2 Sep 2009 3:17am

@Tracy: Thanks, Tracy. I think the cold and wet only makes the result more rewarding.

Didier DE ZAN from somewhere, France

Wonderful ,

2 Sep 2009 4:54am

pernilla from Andonno, Italy

Worth waiting for! The light is very beautiful.

2 Sep 2009 7:58pm

MARIANA from Waterloo, Canada

Amazing scene . Fantastic shot !

2 Sep 2009 10:08pm

Lee from Fort Frances Ontario, Canada

It is shots like this that make it all worth while. One can even persuade themselves to forget how long it took for this to happen, or how damp and cold it was while waiting.

3 Sep 2009 2:56am

Loner from Wörgl, Austria

An excellent landscape image - well done !

3 Sep 2009 8:32pm

john4jack from Corvallis, Oregon, United States

Stunning. Incredible light. Marvelous reflections.

4 Sep 2009 3:11am

Natalie Miller from Rocklin, United States

This photo is sensational! We sent for copies of your book from Barnes & Noble - and they were shipped almost immediately. Plan to give some as Christmas gifts. We were so pleased and love the book. Just wish that your photos could have been labeled somehow.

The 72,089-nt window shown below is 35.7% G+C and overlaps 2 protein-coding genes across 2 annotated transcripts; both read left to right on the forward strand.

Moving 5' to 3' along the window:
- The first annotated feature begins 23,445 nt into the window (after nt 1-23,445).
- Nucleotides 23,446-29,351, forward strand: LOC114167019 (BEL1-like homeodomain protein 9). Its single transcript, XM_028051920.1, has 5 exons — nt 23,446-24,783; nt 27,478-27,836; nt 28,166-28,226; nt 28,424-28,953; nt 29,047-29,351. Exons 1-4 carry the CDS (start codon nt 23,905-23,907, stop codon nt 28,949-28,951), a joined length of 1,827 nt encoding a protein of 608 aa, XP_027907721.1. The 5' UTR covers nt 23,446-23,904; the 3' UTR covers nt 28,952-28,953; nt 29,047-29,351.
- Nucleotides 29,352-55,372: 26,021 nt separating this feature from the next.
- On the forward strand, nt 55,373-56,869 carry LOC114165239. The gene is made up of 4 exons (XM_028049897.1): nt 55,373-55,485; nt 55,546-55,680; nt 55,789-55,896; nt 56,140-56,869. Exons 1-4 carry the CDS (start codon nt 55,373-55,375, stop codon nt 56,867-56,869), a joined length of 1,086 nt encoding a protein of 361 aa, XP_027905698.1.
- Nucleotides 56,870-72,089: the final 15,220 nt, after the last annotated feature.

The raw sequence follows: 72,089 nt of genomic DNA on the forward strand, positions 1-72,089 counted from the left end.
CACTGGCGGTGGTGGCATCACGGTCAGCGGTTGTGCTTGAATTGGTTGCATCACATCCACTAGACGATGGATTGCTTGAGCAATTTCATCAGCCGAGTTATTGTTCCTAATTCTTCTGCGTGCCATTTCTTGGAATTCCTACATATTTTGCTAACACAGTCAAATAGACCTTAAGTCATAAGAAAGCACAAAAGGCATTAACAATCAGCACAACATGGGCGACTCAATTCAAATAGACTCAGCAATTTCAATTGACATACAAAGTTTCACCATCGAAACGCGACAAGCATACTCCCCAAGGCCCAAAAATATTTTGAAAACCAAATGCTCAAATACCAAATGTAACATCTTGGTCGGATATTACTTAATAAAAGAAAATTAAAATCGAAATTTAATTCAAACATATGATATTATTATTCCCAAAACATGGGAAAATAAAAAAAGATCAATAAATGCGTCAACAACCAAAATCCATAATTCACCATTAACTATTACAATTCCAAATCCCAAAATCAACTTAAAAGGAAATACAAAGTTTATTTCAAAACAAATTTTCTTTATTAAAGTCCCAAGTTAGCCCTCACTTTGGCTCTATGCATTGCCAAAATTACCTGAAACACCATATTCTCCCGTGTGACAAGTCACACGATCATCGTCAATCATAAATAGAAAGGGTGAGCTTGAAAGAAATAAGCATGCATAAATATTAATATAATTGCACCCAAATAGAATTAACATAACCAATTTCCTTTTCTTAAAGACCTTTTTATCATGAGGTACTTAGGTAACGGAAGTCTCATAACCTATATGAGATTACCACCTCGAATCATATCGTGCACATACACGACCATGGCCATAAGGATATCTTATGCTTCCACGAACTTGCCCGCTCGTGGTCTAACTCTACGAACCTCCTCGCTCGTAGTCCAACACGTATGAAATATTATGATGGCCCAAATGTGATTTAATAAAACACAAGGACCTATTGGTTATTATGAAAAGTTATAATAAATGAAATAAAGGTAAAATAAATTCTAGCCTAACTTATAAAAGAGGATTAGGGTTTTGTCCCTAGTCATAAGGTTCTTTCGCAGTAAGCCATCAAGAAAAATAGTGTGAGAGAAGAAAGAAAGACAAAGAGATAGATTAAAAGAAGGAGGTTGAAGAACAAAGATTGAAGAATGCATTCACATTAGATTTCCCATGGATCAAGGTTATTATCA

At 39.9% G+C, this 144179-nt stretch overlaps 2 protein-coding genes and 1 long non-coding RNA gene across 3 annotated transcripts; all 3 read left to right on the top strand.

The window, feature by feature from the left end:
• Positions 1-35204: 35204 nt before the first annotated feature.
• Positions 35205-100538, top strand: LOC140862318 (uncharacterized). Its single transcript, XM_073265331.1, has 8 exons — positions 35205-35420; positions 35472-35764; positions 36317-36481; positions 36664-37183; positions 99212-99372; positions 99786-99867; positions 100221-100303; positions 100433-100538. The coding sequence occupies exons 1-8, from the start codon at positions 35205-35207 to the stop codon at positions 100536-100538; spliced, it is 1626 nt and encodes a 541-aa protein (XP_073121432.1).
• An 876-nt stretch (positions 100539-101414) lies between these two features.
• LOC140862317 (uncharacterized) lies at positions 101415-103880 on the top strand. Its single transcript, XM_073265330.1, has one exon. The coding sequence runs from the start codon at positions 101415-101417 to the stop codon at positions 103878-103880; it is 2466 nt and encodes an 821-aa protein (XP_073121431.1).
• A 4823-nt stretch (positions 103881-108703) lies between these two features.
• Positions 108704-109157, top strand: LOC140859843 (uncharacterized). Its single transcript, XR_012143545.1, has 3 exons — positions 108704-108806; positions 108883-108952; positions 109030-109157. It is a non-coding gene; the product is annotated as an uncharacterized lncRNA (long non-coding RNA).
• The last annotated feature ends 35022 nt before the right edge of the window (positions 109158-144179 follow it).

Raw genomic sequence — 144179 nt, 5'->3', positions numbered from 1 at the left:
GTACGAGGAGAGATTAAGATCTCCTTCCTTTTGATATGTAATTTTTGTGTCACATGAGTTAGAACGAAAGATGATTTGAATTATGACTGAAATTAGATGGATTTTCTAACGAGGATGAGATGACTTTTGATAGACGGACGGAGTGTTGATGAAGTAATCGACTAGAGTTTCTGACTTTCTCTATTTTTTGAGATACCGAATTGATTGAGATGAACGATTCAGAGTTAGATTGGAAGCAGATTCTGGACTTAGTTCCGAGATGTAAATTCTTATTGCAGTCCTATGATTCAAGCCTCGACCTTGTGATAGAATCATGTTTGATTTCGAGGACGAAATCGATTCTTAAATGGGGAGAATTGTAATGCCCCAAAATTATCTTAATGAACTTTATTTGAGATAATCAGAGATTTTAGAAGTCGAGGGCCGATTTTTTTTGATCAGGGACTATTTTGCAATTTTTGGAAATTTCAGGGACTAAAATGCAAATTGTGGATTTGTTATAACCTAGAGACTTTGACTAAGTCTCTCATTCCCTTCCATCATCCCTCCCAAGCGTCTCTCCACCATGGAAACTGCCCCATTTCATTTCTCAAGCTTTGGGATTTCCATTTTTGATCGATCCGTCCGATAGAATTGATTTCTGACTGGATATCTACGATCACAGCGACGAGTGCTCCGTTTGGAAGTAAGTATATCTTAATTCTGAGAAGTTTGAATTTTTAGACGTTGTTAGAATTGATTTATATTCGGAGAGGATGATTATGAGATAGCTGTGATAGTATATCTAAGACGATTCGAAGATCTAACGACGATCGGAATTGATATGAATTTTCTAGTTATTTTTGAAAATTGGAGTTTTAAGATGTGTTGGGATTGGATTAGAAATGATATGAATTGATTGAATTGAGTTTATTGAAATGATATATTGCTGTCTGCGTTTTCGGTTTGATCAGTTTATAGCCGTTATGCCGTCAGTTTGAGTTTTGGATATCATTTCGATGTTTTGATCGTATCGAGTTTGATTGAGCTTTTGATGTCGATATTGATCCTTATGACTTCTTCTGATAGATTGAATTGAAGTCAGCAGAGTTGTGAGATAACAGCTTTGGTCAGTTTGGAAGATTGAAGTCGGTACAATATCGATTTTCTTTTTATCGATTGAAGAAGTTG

4 Sep 2009 4:33am

Dulcie from Danville, CA, United States

This is a very special "drop-dead" image in my book. I appreciate that you did what you had to to capture it. The colors reflected in the water are particularly moving.

4 Sep 2009 6:21am

daniela scharnowski from Berlin, Germany

I´m sort of blown away looking at this.
Chapeau for your energy to stay out there, a marvellous result.

4 Sep 2009 8:50pm

Daniel from Kenmare, United States

rather pretty.

5 Sep 2009 2:02pm

Magda from Vancouver, Canada

Yeah.... I'm the one in the "tourist mode" when it comes to landscape! LOL I'm hoping that one day (when the kids are old enough to stay home alone) I can go out there and take my time to wait for that perfect light, take the time to compose my image, etc....etc.... and maybe then I will get something close to what you can do with your camera! Brilliant!!!

5 Sep 2009 6:58pm

@Magda: Thanks, Magda. It sounds like your priorities are in order. :)

Stefan from Thiersee, Austria

Just beautiful image!

7 Sep 2009 7:59pm

k@ from Paris, France

Reminds me of the paintings of Caspar David Friedrich - majestuous**

13 Sep 2009 5:48pm